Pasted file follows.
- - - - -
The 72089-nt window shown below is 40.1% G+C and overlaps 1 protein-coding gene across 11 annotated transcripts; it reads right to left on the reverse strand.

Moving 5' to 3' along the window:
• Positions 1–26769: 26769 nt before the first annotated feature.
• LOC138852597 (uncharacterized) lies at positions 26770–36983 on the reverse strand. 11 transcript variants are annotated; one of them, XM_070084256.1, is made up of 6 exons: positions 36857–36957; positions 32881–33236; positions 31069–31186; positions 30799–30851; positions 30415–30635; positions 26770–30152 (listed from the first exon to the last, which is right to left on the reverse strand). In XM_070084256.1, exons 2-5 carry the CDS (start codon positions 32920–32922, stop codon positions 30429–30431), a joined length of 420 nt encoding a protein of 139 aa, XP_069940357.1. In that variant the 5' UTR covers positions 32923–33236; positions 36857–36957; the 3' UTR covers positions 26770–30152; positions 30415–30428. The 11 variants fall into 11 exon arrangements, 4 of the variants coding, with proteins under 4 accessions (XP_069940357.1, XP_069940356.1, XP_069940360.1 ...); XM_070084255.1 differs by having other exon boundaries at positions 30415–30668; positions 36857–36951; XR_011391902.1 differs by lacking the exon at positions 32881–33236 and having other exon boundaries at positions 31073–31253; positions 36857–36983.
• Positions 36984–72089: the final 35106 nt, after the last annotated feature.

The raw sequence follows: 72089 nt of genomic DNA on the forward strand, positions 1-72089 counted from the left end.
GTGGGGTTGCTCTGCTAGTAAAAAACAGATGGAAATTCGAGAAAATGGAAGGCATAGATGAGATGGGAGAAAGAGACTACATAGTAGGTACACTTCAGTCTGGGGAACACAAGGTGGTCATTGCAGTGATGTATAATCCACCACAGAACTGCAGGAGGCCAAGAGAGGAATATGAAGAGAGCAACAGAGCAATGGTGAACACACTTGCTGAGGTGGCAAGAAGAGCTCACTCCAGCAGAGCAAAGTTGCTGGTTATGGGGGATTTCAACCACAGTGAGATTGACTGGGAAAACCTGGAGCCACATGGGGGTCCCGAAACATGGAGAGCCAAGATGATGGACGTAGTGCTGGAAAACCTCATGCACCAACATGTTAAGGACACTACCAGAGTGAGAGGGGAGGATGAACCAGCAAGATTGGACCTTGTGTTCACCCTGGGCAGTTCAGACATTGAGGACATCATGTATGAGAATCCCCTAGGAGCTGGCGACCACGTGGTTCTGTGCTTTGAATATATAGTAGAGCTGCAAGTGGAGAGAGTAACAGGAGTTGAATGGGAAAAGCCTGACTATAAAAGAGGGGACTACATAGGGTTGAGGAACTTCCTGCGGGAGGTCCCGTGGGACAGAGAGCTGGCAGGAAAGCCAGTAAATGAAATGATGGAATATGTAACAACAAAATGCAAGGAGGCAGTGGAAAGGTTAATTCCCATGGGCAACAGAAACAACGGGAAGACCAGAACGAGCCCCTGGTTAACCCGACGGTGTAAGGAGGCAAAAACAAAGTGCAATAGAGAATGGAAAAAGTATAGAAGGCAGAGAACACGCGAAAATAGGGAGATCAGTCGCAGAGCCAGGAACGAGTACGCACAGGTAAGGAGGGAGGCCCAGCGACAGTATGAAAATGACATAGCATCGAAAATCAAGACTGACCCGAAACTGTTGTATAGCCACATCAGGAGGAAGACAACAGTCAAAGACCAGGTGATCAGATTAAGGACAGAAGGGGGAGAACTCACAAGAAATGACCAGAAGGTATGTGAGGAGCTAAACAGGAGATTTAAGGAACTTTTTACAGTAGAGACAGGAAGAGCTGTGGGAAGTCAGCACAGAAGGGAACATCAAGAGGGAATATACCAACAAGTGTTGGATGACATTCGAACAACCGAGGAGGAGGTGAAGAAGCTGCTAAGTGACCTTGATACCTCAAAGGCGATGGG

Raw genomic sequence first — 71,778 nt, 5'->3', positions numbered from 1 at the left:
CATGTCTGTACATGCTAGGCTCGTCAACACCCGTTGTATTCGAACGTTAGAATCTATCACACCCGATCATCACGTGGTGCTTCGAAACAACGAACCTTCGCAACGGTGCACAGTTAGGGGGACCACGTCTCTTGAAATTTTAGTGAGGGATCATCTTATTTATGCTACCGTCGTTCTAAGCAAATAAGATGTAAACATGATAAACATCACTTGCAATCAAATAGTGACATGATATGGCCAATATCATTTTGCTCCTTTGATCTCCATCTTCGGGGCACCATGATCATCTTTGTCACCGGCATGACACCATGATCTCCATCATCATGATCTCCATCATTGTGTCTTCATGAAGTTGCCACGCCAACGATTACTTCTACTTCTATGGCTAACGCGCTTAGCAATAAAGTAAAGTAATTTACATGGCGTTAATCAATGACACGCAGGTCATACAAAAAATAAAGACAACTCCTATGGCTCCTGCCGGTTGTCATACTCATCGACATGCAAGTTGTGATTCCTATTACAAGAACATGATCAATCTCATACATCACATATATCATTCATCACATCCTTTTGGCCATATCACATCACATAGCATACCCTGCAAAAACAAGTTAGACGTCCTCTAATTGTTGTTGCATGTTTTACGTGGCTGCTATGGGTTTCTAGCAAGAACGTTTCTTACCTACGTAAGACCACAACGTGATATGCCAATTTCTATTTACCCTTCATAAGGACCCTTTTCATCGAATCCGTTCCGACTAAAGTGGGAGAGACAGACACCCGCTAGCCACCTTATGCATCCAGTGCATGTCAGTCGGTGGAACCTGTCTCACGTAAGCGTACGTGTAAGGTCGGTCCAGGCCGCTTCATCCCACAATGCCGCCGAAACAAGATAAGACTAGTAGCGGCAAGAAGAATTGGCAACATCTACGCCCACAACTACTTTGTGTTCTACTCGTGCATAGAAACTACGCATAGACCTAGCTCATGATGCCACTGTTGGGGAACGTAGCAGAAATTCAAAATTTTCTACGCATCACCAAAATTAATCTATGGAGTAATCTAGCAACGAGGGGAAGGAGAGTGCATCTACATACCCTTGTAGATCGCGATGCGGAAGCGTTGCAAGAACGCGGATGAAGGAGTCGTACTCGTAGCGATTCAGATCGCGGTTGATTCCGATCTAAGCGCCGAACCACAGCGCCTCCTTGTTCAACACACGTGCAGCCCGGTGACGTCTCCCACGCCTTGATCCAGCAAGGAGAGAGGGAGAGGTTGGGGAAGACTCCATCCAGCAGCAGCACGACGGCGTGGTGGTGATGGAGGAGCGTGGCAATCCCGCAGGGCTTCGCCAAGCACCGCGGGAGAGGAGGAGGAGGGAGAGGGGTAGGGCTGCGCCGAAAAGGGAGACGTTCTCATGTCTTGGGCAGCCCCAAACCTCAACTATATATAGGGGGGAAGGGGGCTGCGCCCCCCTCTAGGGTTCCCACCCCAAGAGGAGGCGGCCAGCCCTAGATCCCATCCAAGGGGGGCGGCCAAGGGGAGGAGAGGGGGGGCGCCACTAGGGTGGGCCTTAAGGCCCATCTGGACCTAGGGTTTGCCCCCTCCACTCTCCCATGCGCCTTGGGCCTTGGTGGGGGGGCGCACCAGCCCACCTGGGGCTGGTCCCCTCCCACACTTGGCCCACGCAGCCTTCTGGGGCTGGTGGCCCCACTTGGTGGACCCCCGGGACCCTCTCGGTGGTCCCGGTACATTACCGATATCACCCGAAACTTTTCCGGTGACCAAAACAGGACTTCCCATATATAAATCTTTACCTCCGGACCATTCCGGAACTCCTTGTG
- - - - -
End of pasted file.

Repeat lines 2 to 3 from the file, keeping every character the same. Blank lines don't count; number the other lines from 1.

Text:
Moving 5' to 3' along the window:
• Positions 1–26769: 26769 nt before the first annotated feature.